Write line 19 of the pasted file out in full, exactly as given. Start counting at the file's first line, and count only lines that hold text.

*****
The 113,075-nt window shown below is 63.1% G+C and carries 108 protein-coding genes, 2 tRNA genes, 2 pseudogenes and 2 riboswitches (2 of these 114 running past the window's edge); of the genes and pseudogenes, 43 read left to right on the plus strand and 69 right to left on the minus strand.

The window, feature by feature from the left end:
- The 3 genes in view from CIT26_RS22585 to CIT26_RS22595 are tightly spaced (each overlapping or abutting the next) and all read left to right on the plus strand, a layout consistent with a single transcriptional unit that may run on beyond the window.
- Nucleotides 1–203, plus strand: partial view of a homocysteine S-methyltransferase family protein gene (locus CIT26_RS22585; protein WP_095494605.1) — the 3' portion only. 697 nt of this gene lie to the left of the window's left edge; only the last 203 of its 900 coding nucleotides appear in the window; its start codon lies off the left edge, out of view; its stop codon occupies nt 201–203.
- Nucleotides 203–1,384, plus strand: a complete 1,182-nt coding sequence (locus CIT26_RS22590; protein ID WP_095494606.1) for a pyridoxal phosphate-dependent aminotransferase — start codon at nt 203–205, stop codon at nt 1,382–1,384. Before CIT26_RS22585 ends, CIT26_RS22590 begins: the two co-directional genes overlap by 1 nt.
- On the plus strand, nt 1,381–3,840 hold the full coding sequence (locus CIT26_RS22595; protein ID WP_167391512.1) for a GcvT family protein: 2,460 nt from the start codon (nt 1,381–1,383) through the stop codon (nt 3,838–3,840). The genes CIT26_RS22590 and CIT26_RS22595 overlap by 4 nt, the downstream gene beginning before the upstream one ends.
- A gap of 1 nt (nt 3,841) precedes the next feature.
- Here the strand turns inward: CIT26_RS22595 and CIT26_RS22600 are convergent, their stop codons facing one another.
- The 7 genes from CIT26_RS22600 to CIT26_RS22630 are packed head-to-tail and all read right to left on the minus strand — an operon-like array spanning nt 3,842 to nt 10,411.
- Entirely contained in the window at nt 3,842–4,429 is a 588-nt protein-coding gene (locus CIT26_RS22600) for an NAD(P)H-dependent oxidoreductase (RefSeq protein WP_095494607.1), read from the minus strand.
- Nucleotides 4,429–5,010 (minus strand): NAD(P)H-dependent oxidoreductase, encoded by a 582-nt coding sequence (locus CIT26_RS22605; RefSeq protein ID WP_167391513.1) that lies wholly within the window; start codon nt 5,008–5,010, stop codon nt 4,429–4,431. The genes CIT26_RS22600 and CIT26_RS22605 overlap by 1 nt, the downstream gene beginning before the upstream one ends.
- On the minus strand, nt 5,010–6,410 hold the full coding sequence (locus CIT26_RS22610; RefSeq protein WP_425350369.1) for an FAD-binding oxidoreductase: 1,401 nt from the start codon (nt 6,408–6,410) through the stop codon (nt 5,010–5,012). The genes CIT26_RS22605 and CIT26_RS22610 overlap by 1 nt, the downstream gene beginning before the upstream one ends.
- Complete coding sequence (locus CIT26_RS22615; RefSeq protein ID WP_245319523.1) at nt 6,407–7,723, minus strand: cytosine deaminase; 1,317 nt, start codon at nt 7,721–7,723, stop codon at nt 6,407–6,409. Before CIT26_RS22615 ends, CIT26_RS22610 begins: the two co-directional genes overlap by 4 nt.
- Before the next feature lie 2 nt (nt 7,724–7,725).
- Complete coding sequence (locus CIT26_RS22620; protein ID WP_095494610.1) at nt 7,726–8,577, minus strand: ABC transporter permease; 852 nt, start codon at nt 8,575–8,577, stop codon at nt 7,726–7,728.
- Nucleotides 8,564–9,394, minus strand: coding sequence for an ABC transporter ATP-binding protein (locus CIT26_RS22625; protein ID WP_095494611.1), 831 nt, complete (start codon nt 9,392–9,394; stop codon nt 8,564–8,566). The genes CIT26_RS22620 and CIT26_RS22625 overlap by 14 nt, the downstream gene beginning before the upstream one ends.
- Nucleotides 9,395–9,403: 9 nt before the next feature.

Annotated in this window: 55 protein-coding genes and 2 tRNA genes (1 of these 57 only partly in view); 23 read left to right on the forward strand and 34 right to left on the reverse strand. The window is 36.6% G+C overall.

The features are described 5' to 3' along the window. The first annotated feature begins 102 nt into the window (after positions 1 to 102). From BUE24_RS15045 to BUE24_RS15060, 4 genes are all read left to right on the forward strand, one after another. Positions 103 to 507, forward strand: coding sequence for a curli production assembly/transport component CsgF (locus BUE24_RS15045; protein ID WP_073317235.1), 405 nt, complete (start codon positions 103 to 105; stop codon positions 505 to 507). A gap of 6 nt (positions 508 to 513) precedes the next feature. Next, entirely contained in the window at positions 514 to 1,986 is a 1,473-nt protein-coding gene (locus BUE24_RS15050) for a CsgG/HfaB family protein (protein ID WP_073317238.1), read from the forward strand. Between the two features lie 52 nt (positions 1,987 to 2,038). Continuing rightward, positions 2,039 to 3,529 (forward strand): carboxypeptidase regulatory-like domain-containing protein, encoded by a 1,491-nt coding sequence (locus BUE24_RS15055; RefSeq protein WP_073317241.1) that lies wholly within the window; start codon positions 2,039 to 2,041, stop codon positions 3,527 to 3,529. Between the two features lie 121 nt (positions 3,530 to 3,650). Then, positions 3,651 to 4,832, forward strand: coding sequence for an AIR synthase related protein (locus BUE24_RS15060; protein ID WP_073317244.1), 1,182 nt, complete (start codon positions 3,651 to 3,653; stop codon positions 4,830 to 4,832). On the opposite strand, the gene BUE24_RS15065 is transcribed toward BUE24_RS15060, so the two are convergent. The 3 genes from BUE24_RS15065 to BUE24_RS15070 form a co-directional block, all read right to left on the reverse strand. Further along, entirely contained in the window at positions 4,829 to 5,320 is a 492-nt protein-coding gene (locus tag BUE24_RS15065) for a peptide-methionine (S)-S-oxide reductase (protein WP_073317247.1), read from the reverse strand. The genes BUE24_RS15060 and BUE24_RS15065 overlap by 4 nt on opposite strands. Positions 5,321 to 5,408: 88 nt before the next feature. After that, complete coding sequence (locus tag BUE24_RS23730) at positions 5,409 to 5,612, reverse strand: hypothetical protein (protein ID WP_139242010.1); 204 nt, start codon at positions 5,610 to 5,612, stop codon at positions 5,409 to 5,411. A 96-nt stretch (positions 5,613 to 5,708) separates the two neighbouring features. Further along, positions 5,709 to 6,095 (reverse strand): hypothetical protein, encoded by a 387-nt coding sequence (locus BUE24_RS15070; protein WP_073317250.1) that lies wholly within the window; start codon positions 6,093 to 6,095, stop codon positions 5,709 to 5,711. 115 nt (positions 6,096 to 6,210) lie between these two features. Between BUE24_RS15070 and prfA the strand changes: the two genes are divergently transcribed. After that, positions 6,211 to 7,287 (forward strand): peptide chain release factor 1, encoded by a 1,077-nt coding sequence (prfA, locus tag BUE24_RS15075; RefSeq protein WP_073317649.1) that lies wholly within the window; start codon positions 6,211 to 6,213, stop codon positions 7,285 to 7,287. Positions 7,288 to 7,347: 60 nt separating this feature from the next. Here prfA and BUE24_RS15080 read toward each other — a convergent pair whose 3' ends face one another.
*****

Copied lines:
The features are described 5' to 3' along the window. The first annotated feature begins 102 nt into the window (after positions 1 to 102). From BUE24_RS15045 to BUE24_RS15060, 4 genes are all read left to right on the forward strand, one after another. Positions 103 to 507, forward strand: coding sequence for a curli production assembly/transport component CsgF (locus BUE24_RS15045; protein ID WP_073317235.1), 405 nt, complete (start codon positions 103 to 105; stop codon positions 505 to 507). A gap of 6 nt (positions 508 to 513) precedes the next feature. Next, entirely contained in the window at positions 514 to 1,986 is a 1,473-nt protein-coding gene (locus BUE24_RS15050) for a CsgG/HfaB family protein (protein ID WP_073317238.1), read from the forward strand. Between the two features lie 52 nt (positions 1,987 to 2,038). Continuing rightward, positions 2,039 to 3,529 (forward strand): carboxypeptidase regulatory-like domain-containing protein, encoded by a 1,491-nt coding sequence (locus BUE24_RS15055; RefSeq protein WP_073317241.1) that lies wholly within the window; start codon positions 2,039 to 2,041, stop codon positions 3,527 to 3,529. Between the two features lie 121 nt (positions 3,530 to 3,650). Then, positions 3,651 to 4,832, forward strand: coding sequence for an AIR synthase related protein (locus BUE24_RS15060; protein ID WP_073317244.1), 1,182 nt, complete (start codon positions 3,651 to 3,653; stop codon positions 4,830 to 4,832). On the opposite strand, the gene BUE24_RS15065 is transcribed toward BUE24_RS15060, so the two are convergent. The 3 genes from BUE24_RS15065 to BUE24_RS15070 form a co-directional block, all read right to left on the reverse strand. Further along, entirely contained in the window at positions 4,829 to 5,320 is a 492-nt protein-coding gene (locus tag BUE24_RS15065) for a peptide-methionine (S)-S-oxide reductase (protein WP_073317247.1), read from the reverse strand. The genes BUE24_RS15060 and BUE24_RS15065 overlap by 4 nt on opposite strands. Positions 5,321 to 5,408: 88 nt before the next feature. After that, complete coding sequence (locus tag BUE24_RS23730) at positions 5,409 to 5,612, reverse strand: hypothetical protein (protein ID WP_139242010.1); 204 nt, start codon at positions 5,610 to 5,612, stop codon at positions 5,409 to 5,411. A 96-nt stretch (positions 5,613 to 5,708) separates the two neighbouring features. Further along, positions 5,709 to 6,095 (reverse strand): hypothetical protein, encoded by a 387-nt coding sequence (locus BUE24_RS15070; protein WP_073317250.1) that lies wholly within the window; start codon positions 6,093 to 6,095, stop codon positions 5,709 to 5,711. 115 nt (positions 6,096 to 6,210) lie between these two features. Between BUE24_RS15070 and prfA the strand changes: the two genes are divergently transcribed. After that, positions 6,211 to 7,287 (forward strand): peptide chain release factor 1, encoded by a 1,077-nt coding sequence (prfA, locus tag BUE24_RS15075; RefSeq protein WP_073317649.1) that lies wholly within the window; start codon positions 6,211 to 6,213, stop codon positions 7,285 to 7,287. Positions 7,288 to 7,347: 60 nt separating this feature from the next. Here prfA and BUE24_RS15080 read toward each other — a convergent pair whose 3' ends face one another.